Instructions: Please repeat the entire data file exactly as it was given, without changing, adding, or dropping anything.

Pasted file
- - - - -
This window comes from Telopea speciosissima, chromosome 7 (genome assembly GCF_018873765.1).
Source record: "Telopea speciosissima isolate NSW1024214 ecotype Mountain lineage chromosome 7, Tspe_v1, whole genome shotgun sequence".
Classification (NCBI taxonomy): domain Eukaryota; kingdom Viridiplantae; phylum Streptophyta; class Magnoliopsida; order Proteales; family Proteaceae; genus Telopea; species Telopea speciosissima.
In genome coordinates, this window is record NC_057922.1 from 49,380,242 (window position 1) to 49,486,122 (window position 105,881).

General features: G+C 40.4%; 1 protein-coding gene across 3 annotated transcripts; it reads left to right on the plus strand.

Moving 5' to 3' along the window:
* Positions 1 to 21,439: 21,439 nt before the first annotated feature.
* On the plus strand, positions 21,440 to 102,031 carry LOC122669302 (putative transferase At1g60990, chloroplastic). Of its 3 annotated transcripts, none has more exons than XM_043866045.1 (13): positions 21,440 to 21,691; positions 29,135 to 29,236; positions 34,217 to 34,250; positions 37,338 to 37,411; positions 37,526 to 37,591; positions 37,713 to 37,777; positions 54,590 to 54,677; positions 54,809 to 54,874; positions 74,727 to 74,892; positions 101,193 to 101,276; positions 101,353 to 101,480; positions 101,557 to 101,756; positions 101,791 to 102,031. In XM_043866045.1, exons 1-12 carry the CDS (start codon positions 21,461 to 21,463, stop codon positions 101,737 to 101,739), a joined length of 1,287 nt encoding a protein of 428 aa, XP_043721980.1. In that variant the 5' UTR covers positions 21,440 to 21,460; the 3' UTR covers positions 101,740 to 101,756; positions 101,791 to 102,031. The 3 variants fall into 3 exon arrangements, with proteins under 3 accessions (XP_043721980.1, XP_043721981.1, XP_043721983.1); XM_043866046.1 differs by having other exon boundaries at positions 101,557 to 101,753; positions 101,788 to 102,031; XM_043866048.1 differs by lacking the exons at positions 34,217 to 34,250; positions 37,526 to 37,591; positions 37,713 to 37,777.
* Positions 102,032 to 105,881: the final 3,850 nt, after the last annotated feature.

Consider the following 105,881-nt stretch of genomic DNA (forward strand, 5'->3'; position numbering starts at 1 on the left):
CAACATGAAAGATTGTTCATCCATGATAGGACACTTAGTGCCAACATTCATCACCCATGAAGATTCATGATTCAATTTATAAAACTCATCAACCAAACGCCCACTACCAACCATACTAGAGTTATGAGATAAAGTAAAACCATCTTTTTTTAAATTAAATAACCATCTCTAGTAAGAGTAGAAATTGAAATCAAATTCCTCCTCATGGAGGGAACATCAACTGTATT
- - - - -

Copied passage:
This window comes from Telopea speciosissima, chromosome 7 (genome assembly GCF_018873765.1).
Source record: "Telopea speciosissima isolate NSW1024214 ecotype Mountain lineage chromosome 7, Tspe_v1, whole genome shotgun sequence".
Classification (NCBI taxonomy): domain Eukaryota; kingdom Viridiplantae; phylum Streptophyta; class Magnoliopsida; order Proteales; family Proteaceae; genus Telopea; species Telopea speciosissima.
In genome coordinates, this window is record NC_057922.1 from 49,380,242 (window position 1) to 49,486,122 (window position 105,881).

General features: G+C 40.4%; 1 protein-coding gene across 3 annotated transcripts; it reads left to right on the plus strand.

Moving 5' to 3' along the window:
* Positions 1 to 21,439: 21,439 nt before the first annotated feature.
* On the plus strand, positions 21,440 to 102,031 carry LOC122669302 (putative transferase At1g60990, chloroplastic). Of its 3 annotated transcripts, none has more exons than XM_043866045.1 (13): positions 21,440 to 21,691; positions 29,135 to 29,236; positions 34,217 to 34,250; positions 37,338 to 37,411; positions 37,526 to 37,591; positions 37,713 to 37,777; positions 54,590 to 54,677; positions 54,809 to 54,874; positions 74,727 to 74,892; positions 101,193 to 101,276; positions 101,353 to 101,480; positions 101,557 to 101,756; positions 101,791 to 102,031. In XM_043866045.1, exons 1-12 carry the CDS (start codon positions 21,461 to 21,463, stop codon positions 101,737 to 101,739), a joined length of 1,287 nt encoding a protein of 428 aa, XP_043721980.1. In that variant the 5' UTR covers positions 21,440 to 21,460; the 3' UTR covers positions 101,740 to 101,756; positions 101,791 to 102,031. The 3 variants fall into 3 exon arrangements, with proteins under 3 accessions (XP_043721980.1, XP_043721981.1, XP_043721983.1); XM_043866046.1 differs by having other exon boundaries at positions 101,557 to 101,753; positions 101,788 to 102,031; XM_043866048.1 differs by lacking the exons at positions 34,217 to 34,250; positions 37,526 to 37,591; positions 37,713 to 37,777.
* Positions 102,032 to 105,881: the final 3,850 nt, after the last annotated feature.

Consider the following 105,881-nt stretch of genomic DNA (forward strand, 5'->3'; position numbering starts at 1 on the left):
CAACATGAAAGATTGTTCATCCATGATAGGACACTTAGTGCCAACATTCATCACCCATGAAGATTCATGATTCAATTTATAAAACTCATCAACCAAACGCCCACTACCAACCATACTAGAGTTATGAGATAAAGTAAAACCATCTTTTTTTAAATTAAATAACCATCTCTAGTAAGAGTAGAAATTGAAATCAAATTCCTCCTCATGGAGGGAACATCAACTGTATT